The recent news of charter arrivals from Ukraine and Poland has increased the enthusiasm of Tourism stakeholders in the state but at the same time the extended hours of closure of Goa Airport by the Indian Navy have increased the tension amongst the tourism stakeholders and International Charters which is supposed to start the flights from the beginning of October this year.
The success of tourism season this year will be entirely dependent upon the international charter arrivals, more the foreign tourists, more the foreign currency starts rolling in the state. But according to the reports, The Navy’s decision to extend the closure of the lone runway at the Goa International Airport by an hour for maintenance work once a week is likely to affect the schedules of several international airlines during the upcoming tourist season.
The issue of concern here is the extended hours of closure of runway in the month of November onwards which is supposed to be the peak season for the charter tourists arriving in the state for the celebration of year-end.
The reports say that the Navy has informed the travel operators that from 2nd November onwards Runway 8/26 will be closed for all operations between 7.30 am and 12 pm every Saturday for the purpose of maintenance.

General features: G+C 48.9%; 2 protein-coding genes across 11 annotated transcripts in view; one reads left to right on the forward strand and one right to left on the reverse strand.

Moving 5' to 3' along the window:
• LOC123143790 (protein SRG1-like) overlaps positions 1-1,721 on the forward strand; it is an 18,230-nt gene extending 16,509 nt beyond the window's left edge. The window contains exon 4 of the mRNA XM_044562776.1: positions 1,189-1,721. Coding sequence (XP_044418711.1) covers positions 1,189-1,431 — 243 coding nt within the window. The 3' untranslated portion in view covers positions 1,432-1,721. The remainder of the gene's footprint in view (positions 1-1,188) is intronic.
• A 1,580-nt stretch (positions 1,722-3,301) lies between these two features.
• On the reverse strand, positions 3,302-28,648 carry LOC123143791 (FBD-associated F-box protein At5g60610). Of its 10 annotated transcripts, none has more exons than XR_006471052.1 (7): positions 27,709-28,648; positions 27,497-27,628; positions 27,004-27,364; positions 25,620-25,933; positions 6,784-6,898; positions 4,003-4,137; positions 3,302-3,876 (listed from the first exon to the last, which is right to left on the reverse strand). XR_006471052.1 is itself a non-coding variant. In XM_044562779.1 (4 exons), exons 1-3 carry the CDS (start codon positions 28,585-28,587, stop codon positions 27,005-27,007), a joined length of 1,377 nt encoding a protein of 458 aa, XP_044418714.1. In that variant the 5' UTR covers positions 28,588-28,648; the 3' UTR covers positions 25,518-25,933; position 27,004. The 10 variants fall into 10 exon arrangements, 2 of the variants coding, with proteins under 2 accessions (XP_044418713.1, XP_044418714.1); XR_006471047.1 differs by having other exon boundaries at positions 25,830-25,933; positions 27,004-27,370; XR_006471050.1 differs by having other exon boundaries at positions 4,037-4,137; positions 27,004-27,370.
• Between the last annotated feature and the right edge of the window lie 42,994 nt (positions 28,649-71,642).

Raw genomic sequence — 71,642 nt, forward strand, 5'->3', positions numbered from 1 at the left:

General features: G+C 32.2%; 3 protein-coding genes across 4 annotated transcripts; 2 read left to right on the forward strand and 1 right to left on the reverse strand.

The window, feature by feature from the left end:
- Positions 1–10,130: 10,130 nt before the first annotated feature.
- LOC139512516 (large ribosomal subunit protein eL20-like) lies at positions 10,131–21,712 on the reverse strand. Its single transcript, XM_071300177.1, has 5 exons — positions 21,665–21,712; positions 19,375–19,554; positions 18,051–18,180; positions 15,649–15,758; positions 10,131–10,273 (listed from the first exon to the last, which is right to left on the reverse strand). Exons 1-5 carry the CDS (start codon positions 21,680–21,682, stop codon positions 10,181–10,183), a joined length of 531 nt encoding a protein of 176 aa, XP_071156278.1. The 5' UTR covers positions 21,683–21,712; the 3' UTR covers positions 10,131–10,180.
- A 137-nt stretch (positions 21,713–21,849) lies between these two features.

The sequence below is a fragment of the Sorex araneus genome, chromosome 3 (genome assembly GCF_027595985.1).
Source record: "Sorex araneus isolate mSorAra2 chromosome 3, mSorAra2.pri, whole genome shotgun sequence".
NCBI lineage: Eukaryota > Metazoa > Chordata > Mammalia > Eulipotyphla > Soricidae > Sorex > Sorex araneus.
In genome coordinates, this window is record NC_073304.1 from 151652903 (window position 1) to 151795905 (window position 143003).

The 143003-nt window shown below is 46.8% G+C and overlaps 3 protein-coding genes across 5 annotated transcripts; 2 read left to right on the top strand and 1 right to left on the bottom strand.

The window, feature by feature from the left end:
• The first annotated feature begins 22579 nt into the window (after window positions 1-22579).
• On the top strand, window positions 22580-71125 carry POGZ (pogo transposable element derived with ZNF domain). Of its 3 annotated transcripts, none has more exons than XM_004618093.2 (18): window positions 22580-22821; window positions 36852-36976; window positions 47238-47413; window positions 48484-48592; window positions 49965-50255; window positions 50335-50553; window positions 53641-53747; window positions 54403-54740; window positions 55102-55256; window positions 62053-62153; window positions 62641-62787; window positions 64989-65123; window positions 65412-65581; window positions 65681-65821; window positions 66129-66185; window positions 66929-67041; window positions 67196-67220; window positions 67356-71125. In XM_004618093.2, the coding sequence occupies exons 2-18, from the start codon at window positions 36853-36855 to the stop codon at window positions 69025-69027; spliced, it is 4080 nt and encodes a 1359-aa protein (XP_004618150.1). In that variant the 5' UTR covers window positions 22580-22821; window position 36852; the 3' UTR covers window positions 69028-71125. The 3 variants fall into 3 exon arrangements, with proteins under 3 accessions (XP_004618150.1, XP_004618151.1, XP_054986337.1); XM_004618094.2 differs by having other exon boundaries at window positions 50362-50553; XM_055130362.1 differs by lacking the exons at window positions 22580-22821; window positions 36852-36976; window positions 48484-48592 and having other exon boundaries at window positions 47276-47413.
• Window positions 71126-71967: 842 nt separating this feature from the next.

Meanwhile, the authorities in Naval Base Dabolim have claimed that they are still in preliminary discussions with AAI with regard to the timings, tourism industry sources said the new closure schedule is likely to extend from November to May, which is the entire span of Goa’s tourist season.
The sources in the charter business have revealed that most of the international flights are allowed slots to land only during the early hours of the morning and during the weekends, while afternoon slots are reserved for domestic flights.
Goa’s lone airport situated at Dabolim Naval Base comes under the command of the Indian Navy Base INS Hansa. The runway is closed to civilian flights for around four hours each weekday (8.30am to 12.30 pm) when the Navy’s aviation wing reserves use of runway.
“Actually, the Navy personnel wanted to shut down the runway for an hour longer on both Saturday and Sunday. We requested them to reconsider, and agreed to restrict the closure to the Saturdays, but for a longer period of time. The shutdown will affect some airlines and charter operators,” said Savio Messias, Travel and Tourism Association (TTAG) president, who was informed of the move in a meeting held last week.
Martin Joseph, managing director at Freedom Holiday, said they were worried about the extended closure. “Since 1994, we have had a charter arriving from the UK thrice a week, including one on Saturday at 11.30 am. We have now requested a slot at 12.30pm,” he said.
Another travel company handling charters said that they should have been informed of this change in schedule much earlier.
Airport director Gagan Malik said that AAI was in the process of finalizing the winter schedule in consultation with the Navy, but declined to comment on the Navy’s decision or the resulting effect on flight schedules.
It looks like the people of Goa may have to carry on with the exiting situation till the time the new AirPort at Mopa comes into the reality in the next few years as that will be free from the interference of Navy and will operate as the full-time airport for the domestic and international travels.